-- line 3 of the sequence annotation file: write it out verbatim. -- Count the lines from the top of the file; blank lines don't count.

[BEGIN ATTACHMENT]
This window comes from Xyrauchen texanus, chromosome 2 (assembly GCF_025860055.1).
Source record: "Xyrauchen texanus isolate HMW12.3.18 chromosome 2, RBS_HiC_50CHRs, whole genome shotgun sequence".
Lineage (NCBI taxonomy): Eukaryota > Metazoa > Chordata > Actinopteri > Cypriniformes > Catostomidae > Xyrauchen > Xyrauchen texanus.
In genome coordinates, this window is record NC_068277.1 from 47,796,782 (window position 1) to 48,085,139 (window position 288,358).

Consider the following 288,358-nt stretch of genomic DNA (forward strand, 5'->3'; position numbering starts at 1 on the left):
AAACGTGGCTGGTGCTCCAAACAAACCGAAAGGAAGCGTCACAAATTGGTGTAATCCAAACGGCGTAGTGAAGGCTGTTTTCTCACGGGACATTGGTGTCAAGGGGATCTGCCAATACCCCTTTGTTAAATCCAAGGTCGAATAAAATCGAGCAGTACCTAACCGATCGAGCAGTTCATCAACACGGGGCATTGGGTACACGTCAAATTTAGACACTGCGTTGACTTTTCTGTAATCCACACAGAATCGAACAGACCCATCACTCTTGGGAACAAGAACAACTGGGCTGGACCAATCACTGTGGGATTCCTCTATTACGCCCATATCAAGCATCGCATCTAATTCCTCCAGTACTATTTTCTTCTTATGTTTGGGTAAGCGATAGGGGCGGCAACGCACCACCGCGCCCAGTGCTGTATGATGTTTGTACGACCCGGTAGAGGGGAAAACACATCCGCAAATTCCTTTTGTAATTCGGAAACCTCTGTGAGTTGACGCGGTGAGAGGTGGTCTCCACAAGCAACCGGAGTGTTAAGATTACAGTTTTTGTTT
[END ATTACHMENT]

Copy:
Lineage (NCBI taxonomy): Eukaryota > Metazoa > Chordata > Actinopteri > Cypriniformes > Catostomidae > Xyrauchen > Xyrauchen texanus.